Centre for Development of Teaching and Learning (CDTL)
We would like to take this opportunity to introduce you to our special column on “Evidencing Teaching Practice”. This monthly column offers faculty members a common platform to share and engage in an open conversation about ways to evaluate one’s teaching practice through the thoughtful and purposeful collection, analysis, and interpretation of students’ work and other sources of evidence. We welcome colleagues to share their stories and experiences, in the form of written blog posts, on how you use evidence to improve students’ learning. You can refer to our Submission Guidelines for more details on drafting your blog posts. Please email your submissions to email@example.com. You can also contact me at firstname.lastname@example.org if you have any questions.
There has been a global rise in demand for teacher accountability in higher education, which throws the spotlight on the key question—what counts for university teachers as good evidence of practice? Equally important, is the notion of knowing the impact that your teaching had on your students, and how you can determine, with that information, where to go next in their learning. As academics with different teaching roles and duties, most of us would recognise the importance of using evidence of student learning to monitor and make instructional decisions to enhance their learning as well as to improve one’s teaching practice. However, there is less clarity or confidence in how best to collect, analyse and interpret ‘evidence of student learning’ that is rigorous, accessible, appropriate, and meaningful. In fact, many faculty members find it hard to demonstrate or make use of evidence to evaluate the impact of their teaching practice.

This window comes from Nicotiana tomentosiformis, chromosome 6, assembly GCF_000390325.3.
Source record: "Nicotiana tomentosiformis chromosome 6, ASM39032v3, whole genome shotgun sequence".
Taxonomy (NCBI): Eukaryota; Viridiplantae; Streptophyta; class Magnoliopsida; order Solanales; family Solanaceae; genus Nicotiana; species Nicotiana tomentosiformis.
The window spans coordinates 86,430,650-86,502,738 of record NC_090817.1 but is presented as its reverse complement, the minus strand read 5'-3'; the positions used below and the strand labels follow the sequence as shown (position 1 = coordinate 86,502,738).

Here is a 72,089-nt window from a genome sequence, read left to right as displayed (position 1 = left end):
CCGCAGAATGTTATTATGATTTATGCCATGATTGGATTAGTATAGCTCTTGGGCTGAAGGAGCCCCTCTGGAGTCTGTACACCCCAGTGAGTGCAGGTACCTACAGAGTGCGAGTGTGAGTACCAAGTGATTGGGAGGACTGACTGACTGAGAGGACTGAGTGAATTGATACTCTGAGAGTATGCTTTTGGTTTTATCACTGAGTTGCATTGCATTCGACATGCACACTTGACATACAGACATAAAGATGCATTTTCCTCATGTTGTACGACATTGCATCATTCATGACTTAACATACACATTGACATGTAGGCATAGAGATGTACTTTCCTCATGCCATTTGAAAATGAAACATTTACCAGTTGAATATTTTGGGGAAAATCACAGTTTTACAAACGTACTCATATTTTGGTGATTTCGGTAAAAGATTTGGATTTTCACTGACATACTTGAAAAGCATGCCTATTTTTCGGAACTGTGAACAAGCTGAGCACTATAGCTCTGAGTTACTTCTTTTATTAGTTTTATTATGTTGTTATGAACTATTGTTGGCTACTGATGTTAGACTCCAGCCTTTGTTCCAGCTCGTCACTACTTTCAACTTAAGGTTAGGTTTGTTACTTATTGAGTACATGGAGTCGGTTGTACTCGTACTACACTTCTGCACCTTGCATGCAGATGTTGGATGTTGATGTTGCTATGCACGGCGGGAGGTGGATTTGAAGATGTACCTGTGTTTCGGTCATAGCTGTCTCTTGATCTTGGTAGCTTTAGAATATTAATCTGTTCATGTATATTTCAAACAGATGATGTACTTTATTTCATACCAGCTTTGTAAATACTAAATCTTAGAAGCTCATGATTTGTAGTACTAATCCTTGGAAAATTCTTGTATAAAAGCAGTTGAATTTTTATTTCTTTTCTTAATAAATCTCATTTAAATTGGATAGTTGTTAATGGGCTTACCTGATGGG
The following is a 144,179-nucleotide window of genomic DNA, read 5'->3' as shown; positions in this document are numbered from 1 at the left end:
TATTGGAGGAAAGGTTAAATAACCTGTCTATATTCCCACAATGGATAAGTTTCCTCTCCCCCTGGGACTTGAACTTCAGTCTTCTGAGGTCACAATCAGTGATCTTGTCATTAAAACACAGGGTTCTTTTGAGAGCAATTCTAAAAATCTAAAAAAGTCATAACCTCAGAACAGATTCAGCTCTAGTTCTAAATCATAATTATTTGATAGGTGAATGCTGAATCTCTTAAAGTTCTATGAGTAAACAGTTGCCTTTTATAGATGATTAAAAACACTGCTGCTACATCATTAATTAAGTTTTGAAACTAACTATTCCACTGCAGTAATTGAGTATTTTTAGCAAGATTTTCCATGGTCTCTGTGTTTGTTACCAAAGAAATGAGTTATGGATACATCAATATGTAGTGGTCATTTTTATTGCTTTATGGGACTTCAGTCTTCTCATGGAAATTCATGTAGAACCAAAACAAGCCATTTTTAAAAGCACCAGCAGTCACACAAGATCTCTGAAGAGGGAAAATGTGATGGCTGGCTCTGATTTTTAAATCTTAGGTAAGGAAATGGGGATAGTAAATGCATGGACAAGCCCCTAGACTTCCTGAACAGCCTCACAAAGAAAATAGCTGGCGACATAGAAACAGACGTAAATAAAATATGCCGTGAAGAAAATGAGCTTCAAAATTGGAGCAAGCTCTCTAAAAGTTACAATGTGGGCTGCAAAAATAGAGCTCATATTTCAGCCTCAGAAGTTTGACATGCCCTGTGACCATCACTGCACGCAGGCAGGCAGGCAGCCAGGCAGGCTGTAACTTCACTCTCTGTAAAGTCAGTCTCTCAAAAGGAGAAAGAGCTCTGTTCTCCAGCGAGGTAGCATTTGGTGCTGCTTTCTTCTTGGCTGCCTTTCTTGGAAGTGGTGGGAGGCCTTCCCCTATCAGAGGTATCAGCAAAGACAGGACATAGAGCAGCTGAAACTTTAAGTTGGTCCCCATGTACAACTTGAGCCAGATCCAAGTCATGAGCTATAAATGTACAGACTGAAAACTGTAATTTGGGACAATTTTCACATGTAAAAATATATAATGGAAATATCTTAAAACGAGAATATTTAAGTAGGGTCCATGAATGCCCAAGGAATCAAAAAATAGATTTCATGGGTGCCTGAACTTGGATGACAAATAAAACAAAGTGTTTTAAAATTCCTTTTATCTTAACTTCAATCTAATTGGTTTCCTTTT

Here are three guiding questions to start thinking about evidence gathering and evaluation:
- What do you understand as good evidence of student learning?
- How do you understand, collect, and interpret evidence of student learning?
- In what ways do you make use of evidence of student learning to inform teaching practice?
To start off our Special Column, we have the first installment of Dr Lim Li Zhen’s two-part blog post on making effective use of ExamSoft reports to engage students from the Faculty of Dentistry in timely feedback discourse. When properly organised and planned, these assessment reports allow the teacher to provide useful feedback to students about their learning, while at the same time, inform the teacher on aspect of their own teaching practice.
The second installment of Li Zhen’s blog post will be released in February 2022.